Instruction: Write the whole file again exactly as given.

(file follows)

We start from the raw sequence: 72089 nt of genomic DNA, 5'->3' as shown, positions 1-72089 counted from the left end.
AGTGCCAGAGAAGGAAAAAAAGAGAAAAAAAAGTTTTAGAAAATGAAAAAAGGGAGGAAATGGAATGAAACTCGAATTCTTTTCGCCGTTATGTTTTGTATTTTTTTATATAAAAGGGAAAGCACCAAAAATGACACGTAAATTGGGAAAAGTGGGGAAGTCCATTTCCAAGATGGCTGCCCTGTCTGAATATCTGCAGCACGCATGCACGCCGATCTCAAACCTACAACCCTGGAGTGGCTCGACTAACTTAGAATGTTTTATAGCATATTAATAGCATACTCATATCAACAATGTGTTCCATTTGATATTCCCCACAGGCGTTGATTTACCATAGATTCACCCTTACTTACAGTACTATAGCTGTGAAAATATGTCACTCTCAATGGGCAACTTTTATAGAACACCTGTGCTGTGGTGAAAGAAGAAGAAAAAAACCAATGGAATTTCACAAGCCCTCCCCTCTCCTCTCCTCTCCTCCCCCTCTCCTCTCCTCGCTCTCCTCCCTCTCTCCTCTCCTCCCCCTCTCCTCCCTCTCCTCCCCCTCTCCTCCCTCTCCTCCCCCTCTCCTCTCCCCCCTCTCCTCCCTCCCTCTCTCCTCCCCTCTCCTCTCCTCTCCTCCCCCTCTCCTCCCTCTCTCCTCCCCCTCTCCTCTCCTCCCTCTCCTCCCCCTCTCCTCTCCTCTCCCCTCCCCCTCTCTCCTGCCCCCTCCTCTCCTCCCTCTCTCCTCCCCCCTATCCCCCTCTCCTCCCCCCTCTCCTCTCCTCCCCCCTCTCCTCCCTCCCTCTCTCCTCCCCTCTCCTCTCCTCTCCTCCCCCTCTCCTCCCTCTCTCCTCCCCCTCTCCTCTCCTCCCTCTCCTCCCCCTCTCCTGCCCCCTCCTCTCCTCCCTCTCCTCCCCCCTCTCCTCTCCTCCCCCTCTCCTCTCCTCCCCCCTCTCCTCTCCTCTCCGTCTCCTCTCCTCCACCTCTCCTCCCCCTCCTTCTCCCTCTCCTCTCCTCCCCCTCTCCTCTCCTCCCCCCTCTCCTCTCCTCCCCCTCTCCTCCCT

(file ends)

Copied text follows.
We start from the raw sequence: 72089 nt of genomic DNA, 5'->3' as shown, positions 1-72089 counted from the left end.
AGTGCCAGAGAAGGAAAAAAAGAGAAAAAAAAGTTTTAGAAAATGAAAAAAGGGAGGAAATGGAATGAAACTCGAATTCTTTTCGCCGTTATGTTTTGTATTTTTTTATATAAAAGGGAAAGCACCAAAAATGACACGTAAATTGGGAAAAGTGGGGAAGTCCATTTCCAAGATGGCTGCCCTGTCTGAATATCTGCAGCACGCATGCACGCCGATCTCAAACCTACAACCCTGGAGTGGCTCGACTAACTTAGAATGTTTTATAGCATATTAATAGCATACTCATATCAACAATGTGTTCCATTTGATATTCCCCACAGGCGTTGATTTACCATAGATTCACCCTTACTTACAGTACTATAGCTGTGAAAATATGTCACTCTCAATGGGCAACTTTTATAGAACACCTGTGCTGTGGTGAAAGAAGAAGAAAAAAACCAATGGAATTTCACAAGCCCTCCCCTCTCCTCTCCTCTCCTCCCCCTCTCCTCTCCTCGCTCTCCTCCCTCTCTCCTCTCCTCCCCCTCTCCTCCCTCTCCTCCCCCTCTCCTCCCTCTCCTCCCCCTCTCCTCTCCCCCCTCTCCTCCCTCCCTCTCTCCTCCCCTCTCCTCTCCTCTCCTCCCCCTCTCCTCCCTCTCTCCTCCCCCTCTCCTCTCCTCCCTCTCCTCCCCCTCTCCTCTCCTCTCCCCTCCCCCTCTCTCCTGCCCCCTCCTCTCCTCCCTCTCTCCTCCCCCCTATCCCCCTCTCCTCCCCCCTCTCCTCTCCTCCCCCCTCTCCTCCCTCCCTCTCTCCTCCCCTCTCCTCTCCTCTCCTCCCCCTCTCCTCCCTCTCTCCTCCCCCTCTCCTCTCCTCCCTCTCCTCCCCCTCTCCTGCCCCCTCCTCTCCTCCCTCTCCTCCCCCCTCTCCTCTCCTCCCCCTCTCCTCTCCTCCCCCCTCTCCTCTCCTCTCCGTCTCCTCTCCTCCACCTCTCCTCCCCCTCCTTCTCCCTCTCCTCTCCTCCCCCTCTCCTCTCCTCCCCCCTCTCCTCTCCTCCCCCTCTCCTCCCT